In Kenya’s 2010 constitution Section 1 (a) of Article 54 requires that persons with disabilities be addressed and referred to in a manner that is not demeaning to them, an entitlement that advocates for non –discrimination acts of any kind to those living with disability.
Further, the same 2010 constitution of Kenya ensures that apart from being treated with dignity and respect, the right to education in any institution and facilities for people with disabilities, the right to access information correctly and also to access material and devices suitable for people with disability, another important right granted to them is the right to use sign language and Braille as appropriate means of communication.
The big question is; are Kenyans ready to learn sign language? How many government learning institutions are providing such knowledge to Kenyans? Is sign language taught in schools and if not, is the Ministry of Education ready to introduce it into the Competency Based Curriculum?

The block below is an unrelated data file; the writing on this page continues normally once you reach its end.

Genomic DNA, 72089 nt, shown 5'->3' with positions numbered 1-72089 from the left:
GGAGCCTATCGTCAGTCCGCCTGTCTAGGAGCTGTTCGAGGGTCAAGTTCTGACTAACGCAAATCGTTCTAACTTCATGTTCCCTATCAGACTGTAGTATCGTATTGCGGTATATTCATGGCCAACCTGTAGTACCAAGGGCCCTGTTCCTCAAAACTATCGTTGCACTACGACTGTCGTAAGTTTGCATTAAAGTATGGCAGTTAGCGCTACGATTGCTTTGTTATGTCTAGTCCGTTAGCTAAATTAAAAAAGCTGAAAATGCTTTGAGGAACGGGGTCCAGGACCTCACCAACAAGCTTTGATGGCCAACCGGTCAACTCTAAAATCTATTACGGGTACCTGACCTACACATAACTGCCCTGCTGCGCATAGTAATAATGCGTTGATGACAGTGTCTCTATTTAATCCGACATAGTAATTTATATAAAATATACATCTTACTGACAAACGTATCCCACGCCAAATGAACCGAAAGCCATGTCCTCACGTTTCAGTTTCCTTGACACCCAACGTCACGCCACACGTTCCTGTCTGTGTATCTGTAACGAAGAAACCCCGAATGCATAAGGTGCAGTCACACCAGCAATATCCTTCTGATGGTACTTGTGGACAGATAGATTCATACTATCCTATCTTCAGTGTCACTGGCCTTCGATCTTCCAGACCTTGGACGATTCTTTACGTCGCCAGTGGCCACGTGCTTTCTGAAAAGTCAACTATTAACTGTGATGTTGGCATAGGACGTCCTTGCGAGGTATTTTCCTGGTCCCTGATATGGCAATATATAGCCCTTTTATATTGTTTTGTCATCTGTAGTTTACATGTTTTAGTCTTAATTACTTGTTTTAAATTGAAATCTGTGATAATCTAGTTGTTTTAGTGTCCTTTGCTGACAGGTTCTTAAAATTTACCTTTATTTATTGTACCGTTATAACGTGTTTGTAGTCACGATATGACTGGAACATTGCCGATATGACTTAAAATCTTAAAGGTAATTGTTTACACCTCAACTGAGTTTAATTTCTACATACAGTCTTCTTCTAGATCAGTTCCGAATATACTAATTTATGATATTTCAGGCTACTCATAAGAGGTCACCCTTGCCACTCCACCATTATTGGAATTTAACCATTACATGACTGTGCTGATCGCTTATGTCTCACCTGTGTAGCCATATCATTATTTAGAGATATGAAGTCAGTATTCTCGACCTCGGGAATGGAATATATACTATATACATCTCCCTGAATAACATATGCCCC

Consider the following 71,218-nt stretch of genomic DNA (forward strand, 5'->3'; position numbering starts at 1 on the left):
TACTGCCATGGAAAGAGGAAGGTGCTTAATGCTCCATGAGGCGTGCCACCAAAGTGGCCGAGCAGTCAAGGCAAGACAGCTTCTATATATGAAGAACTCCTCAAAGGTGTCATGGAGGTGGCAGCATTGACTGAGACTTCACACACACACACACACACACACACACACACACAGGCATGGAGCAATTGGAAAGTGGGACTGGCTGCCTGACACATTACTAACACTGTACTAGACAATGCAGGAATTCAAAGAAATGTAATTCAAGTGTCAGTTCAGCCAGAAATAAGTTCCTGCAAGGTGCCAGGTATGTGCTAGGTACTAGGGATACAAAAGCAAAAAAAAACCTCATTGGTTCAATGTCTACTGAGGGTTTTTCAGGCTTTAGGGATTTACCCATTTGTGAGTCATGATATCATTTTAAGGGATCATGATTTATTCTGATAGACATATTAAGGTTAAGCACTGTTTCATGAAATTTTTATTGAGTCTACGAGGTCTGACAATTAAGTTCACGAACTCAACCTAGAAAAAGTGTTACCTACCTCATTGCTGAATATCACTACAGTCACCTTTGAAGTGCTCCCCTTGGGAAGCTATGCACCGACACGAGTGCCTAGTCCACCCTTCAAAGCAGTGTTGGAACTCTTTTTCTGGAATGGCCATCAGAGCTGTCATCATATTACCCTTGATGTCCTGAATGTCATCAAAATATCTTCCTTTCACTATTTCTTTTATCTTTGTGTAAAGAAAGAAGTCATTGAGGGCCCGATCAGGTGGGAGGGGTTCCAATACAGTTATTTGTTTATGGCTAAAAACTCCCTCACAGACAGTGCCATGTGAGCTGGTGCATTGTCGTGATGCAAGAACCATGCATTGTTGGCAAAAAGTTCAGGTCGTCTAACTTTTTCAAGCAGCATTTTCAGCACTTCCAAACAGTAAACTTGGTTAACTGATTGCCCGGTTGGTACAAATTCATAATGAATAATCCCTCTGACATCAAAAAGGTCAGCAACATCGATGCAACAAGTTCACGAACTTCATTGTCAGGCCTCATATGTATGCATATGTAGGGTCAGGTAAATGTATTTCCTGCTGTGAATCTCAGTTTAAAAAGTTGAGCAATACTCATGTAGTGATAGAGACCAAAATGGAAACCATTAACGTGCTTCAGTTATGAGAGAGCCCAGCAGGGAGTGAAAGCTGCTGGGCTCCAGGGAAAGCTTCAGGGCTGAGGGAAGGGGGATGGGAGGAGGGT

According to the Kenya National Population Census done in 2019, Kenya had 153,381 Deaf people aged above 5 and at most (129,518) living in rural areas while 23,843 living in the urban areas. More shocking information is that fewer deaf people are accessing special education while the majority of them find it difficult to communicate with close family members.
Naomi Mandela, a former nominated Member of the County Assembly of Vihiga and in charge of matters disability, says that while the world is embracing Deaf awareness weeks, and Kenya’s constitution addressing disability rights while recognizing sign language as a “language” it is yet to be implemented in learning institutions.
She further suggests that the government should ensure that sign language is taught from lower classes and not high schools.
Judith Olesha, a deaf champion, asserts that the Deaf community in Vihiga is finding it hard to access basic needs because of communication barriers. The lack of Otolaryngologists (ear, nose and throat specialists) in the County’s Referral hospitals is a huge burden that they have to carry as they are forced to travel far to access such important services.
Nicolas Jumba, a health worker and sign language interpreter at Vihiga Referral hospital in Mbale, Vihiga notes that most sick patients living with impaired hearing problems find it difficult to get the right treatment and more so spend a lot of time trying to explain their ailments to health workers who do not know sign language.
Deaf Awareness Week aims to bring to light the barriers and challenges faced by the Deaf in the society.